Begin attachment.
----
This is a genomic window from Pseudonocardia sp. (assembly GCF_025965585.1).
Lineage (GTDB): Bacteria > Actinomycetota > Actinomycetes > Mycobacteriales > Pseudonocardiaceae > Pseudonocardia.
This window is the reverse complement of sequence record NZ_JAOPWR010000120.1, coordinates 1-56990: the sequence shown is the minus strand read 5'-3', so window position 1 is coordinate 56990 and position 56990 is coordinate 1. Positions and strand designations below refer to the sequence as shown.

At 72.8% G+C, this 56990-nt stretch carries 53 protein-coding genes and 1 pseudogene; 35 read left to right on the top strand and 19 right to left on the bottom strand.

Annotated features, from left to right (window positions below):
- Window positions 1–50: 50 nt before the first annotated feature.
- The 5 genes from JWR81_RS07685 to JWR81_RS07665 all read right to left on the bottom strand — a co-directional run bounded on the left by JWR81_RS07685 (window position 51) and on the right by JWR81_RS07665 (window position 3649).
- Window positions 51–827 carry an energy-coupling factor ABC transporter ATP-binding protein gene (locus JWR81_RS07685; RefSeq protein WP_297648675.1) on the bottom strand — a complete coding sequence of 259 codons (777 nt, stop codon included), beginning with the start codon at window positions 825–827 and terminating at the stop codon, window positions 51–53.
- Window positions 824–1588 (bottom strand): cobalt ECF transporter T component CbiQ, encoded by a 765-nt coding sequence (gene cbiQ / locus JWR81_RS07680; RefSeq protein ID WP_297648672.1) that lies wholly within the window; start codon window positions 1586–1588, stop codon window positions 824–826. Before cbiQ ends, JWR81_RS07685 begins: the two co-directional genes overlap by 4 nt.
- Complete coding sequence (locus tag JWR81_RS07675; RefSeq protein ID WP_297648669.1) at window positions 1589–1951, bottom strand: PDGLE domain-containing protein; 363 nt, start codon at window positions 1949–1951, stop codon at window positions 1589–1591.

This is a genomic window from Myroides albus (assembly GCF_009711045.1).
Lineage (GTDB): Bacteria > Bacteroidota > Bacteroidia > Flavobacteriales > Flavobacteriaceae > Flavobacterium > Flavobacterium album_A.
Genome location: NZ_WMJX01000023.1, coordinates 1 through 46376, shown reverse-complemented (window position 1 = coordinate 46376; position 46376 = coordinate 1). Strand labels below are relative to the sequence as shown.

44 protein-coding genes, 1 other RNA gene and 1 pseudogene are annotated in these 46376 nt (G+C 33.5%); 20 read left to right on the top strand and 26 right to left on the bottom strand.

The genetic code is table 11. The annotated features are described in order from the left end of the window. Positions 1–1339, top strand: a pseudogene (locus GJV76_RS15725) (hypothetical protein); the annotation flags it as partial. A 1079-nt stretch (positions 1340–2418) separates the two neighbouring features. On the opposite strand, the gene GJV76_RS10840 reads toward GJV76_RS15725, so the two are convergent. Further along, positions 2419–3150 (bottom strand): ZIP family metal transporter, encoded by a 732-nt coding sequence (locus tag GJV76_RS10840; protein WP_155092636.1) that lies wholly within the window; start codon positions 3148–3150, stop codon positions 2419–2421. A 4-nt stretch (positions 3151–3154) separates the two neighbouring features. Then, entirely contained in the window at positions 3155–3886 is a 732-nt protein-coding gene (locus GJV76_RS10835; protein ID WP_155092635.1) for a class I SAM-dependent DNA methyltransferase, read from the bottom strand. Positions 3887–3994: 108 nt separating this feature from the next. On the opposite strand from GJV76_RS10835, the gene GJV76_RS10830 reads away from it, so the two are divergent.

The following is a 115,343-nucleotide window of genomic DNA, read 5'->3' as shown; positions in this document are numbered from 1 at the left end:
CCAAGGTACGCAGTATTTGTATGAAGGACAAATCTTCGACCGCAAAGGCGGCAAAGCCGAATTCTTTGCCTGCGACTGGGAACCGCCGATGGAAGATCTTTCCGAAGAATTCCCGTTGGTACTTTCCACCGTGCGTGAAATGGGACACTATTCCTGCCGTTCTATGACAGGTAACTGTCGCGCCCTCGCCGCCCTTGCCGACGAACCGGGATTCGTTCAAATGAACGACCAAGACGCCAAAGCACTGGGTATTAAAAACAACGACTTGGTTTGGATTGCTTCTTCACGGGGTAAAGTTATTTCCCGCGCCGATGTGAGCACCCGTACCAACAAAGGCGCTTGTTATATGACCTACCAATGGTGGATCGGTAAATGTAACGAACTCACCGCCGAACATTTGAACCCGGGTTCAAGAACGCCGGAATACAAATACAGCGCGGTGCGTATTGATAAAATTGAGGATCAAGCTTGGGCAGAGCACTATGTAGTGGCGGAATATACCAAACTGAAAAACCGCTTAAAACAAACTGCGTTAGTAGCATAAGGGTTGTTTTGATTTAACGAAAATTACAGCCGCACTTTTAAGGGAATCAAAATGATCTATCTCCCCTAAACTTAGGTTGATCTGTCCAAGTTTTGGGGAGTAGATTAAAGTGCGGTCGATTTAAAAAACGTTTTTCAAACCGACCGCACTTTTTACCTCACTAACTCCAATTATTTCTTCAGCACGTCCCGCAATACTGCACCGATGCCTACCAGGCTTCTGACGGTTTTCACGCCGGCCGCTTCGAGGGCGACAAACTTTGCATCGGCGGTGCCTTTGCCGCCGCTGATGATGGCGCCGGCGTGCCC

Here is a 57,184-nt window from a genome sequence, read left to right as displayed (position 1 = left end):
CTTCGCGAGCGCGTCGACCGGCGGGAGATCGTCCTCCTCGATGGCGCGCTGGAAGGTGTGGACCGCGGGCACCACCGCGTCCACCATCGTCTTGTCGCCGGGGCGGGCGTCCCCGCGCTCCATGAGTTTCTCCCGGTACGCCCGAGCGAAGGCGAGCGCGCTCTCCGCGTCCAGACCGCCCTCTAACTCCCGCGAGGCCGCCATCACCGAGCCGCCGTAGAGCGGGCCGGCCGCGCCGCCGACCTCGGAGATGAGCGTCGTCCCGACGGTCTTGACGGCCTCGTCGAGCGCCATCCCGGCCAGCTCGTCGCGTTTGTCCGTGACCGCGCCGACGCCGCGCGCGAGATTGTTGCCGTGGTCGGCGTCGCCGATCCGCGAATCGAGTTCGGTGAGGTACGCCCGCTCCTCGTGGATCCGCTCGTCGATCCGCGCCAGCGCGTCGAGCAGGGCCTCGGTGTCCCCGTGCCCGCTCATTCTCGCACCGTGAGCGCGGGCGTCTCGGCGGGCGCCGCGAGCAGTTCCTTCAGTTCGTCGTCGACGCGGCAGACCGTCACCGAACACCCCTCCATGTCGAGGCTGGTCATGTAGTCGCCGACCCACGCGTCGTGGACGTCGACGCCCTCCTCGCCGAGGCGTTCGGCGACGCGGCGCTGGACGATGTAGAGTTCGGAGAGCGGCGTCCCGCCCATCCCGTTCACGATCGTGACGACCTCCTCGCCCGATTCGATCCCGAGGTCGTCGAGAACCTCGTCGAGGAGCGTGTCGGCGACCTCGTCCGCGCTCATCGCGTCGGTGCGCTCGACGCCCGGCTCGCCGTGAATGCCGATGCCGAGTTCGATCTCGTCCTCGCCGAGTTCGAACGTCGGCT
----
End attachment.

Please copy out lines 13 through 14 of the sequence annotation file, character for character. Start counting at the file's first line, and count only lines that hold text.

Genome location: NZ_WMJX01000023.1, coordinates 1 through 46376, shown reverse-complemented (window position 1 = coordinate 46376; position 46376 = coordinate 1). Strand labels below are relative to the sequence as shown.

44 protein-coding genes, 1 other RNA gene and 1 pseudogene are annotated in these 46376 nt (G+C 33.5%); 20 read left to right on the top strand and 26 right to left on the bottom strand.